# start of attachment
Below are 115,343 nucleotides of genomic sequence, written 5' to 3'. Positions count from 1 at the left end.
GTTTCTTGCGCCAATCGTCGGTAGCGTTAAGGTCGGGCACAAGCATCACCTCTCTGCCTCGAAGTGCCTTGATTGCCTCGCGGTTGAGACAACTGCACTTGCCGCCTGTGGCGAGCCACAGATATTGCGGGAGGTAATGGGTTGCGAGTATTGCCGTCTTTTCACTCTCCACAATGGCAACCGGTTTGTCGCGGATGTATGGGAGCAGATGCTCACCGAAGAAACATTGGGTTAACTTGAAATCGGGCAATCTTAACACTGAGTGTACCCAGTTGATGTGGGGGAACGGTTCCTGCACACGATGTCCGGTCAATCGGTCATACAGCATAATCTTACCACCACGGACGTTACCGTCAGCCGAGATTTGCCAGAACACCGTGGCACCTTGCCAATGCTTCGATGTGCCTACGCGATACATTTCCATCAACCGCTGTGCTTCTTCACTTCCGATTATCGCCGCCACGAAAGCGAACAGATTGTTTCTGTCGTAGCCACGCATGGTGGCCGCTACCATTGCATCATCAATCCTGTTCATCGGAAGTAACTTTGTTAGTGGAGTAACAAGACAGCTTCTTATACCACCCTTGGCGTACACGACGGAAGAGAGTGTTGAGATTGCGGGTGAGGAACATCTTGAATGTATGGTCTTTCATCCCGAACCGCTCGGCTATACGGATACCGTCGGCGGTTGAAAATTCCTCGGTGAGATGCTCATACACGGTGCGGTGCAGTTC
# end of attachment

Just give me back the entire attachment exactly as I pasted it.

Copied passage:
Below are 115,343 nucleotides of genomic sequence, written 5' to 3'. Positions count from 1 at the left end.
GTTTCTTGCGCCAATCGTCGGTAGCGTTAAGGTCGGGCACAAGCATCACCTCTCTGCCTCGAAGTGCCTTGATTGCCTCGCGGTTGAGACAACTGCACTTGCCGCCTGTGGCGAGCCACAGATATTGCGGGAGGTAATGGGTTGCGAGTATTGCCGTCTTTTCACTCTCCACAATGGCAACCGGTTTGTCGCGGATGTATGGGAGCAGATGCTCACCGAAGAAACATTGGGTTAACTTGAAATCGGGCAATCTTAACACTGAGTGTACCCAGTTGATGTGGGGGAACGGTTCCTGCACACGATGTCCGGTCAATCGGTCATACAGCATAATCTTACCACCACGGACGTTACCGTCAGCCGAGATTTGCCAGAACACCGTGGCACCTTGCCAATGCTTCGATGTGCCTACGCGATACATTTCCATCAACCGCTGTGCTTCTTCACTTCCGATTATCGCCGCCACGAAAGCGAACAGATTGTTTCTGTCGTAGCCACGCATGGTGGCCGCTACCATTGCATCATCAATCCTGTTCATCGGAAGTAACTTTGTTAGTGGAGTAACAAGACAGCTTCTTATACCACCCTTGGCGTACACGACGGAAGAGAGTGTTGAGATTGCGGGTGAGGAACATCTTGAATGTATGGTCTTTCATCCCGAACCGCTCGGCTATACGGATACCGTCGGCGGTTGAAAATTCCTCGGTGAGATGCTCATACACGGTGCGGTGCAGTTC